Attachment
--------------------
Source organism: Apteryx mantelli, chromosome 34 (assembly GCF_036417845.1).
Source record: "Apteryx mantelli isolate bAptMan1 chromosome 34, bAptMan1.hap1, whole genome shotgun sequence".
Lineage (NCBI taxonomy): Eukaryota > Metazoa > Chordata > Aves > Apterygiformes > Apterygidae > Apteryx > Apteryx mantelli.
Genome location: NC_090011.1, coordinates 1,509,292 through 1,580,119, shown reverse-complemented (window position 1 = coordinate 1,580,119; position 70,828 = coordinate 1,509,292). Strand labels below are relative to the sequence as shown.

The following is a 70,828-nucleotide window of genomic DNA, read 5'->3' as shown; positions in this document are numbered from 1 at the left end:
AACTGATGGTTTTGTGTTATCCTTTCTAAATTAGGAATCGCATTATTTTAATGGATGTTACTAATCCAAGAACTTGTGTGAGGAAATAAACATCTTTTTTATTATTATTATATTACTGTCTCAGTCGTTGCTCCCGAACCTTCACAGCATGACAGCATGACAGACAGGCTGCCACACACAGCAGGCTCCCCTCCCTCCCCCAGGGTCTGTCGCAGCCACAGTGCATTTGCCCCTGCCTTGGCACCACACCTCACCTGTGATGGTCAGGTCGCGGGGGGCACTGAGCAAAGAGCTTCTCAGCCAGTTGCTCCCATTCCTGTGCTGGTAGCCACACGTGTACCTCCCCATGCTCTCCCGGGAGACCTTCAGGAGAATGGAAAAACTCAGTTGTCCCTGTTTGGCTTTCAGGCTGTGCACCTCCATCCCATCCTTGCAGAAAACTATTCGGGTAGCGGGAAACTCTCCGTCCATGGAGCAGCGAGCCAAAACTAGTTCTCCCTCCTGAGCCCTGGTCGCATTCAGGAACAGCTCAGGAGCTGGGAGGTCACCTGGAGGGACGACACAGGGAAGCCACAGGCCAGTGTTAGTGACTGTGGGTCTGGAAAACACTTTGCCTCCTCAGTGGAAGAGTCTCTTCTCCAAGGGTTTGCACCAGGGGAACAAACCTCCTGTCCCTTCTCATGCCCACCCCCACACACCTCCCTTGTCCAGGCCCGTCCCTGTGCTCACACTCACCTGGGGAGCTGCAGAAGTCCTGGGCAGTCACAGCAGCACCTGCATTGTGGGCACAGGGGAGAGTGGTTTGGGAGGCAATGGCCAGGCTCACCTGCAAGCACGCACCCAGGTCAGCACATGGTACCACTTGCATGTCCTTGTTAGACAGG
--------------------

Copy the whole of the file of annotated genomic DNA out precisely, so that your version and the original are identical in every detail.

Source organism: Apteryx mantelli, chromosome 34 (assembly GCF_036417845.1).
Source record: "Apteryx mantelli isolate bAptMan1 chromosome 34, bAptMan1.hap1, whole genome shotgun sequence".
Lineage (NCBI taxonomy): Eukaryota > Metazoa > Chordata > Aves > Apterygiformes > Apterygidae > Apteryx > Apteryx mantelli.
Genome location: NC_090011.1, coordinates 1,509,292 through 1,580,119, shown reverse-complemented (window position 1 = coordinate 1,580,119; position 70,828 = coordinate 1,509,292). Strand labels below are relative to the sequence as shown.

The following is a 70,828-nucleotide window of genomic DNA, read 5'->3' as shown; positions in this document are numbered from 1 at the left end:
AACTGATGGTTTTGTGTTATCCTTTCTAAATTAGGAATCGCATTATTTTAATGGATGTTACTAATCCAAGAACTTGTGTGAGGAAATAAACATCTTTTTTATTATTATTATATTACTGTCTCAGTCGTTGCTCCCGAACCTTCACAGCATGACAGCATGACAGACAGGCTGCCACACACAGCAGGCTCCCCTCCCTCCCCCAGGGTCTGTCGCAGCCACAGTGCATTTGCCCCTGCCTTGGCACCACACCTCACCTGTGATGGTCAGGTCGCGGGGGGCACTGAGCAAAGAGCTTCTCAGCCAGTTGCTCCCATTCCTGTGCTGGTAGCCACACGTGTACCTCCCCATGCTCTCCCGGGAGACCTTCAGGAGAATGGAAAAACTCAGTTGTCCCTGTTTGGCTTTCAGGCTGTGCACCTCCATCCCATCCTTGCAGAAAACTATTCGGGTAGCGGGAAACTCTCCGTCCATGGAGCAGCGAGCCAAAACTAGTTCTCCCTCCTGAGCCCTGGTCGCATTCAGGAACAGCTCAGGAGCTGGGAGGTCACCTGGAGGGACGACACAGGGAAGCCACAGGCCAGTGTTAGTGACTGTGGGTCTGGAAAACACTTTGCCTCCTCAGTGGAAGAGTCTCTTCTCCAAGGGTTTGCACCAGGGGAACAAACCTCCTGTCCCTTCTCATGCCCACCCCCACACACCTCCCTTGTCCAGGCCCGTCCCTGTGCTCACACTCACCTGGGGAGCTGCAGAAGTCCTGGGCAGTCACAGCAGCACCTGCATTGTGGGCACAGGGGAGAGTGGTTTGGGAGGCAATGGCCAGGCTCACCTGCAAGCACGCACCCAGGTCAGCACATGGTACCACTTGCATGTCCTTGTTAGACAGG